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For many years in my lab, we have been studying attentional set, which can be described as attentional grouping based on a Gestalt principle of similarity. Animals first learn that certain features of multidimensional stimuli are relevant for finding reward and others are not. When they have to ‘shift attentional set’ to a previously irrelevant element, learning is less rapid.

The ability to shift attentional set has been called an ‘executive’ function and it is impaired in many psychiatric and neurological diseases, particularly those affecting the frontal lobes. Furthermore, treatments to improve executive deficits have remained elusive. This is why it is important to understand the nature of the impairments and their neural basis.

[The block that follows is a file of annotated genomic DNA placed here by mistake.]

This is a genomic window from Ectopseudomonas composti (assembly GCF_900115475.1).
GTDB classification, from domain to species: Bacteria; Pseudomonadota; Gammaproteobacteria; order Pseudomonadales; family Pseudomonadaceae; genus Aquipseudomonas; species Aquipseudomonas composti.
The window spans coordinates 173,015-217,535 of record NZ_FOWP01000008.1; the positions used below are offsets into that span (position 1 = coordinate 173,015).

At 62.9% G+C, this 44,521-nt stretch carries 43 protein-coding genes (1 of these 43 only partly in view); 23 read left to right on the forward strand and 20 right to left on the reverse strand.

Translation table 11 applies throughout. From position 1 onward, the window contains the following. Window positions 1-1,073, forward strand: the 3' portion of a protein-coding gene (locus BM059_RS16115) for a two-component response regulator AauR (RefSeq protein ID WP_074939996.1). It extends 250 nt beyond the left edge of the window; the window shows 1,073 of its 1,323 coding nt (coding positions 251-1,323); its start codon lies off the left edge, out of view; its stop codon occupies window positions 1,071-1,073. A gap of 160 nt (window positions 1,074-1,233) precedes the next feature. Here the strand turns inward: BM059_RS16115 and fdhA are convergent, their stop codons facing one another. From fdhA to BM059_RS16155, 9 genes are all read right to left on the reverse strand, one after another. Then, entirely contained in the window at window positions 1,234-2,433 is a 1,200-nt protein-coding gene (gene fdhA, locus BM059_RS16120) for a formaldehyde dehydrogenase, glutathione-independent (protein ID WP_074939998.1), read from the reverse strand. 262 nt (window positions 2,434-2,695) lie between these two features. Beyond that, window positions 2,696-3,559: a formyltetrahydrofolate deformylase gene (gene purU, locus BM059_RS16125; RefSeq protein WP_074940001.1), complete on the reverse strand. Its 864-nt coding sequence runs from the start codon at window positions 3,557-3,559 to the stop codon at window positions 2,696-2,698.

In this talk, I will present evidence, from rats and patients with schizophrenia, that supports the surprising conclusion that cognitive flexibility is not an executive function of the frontal lobes.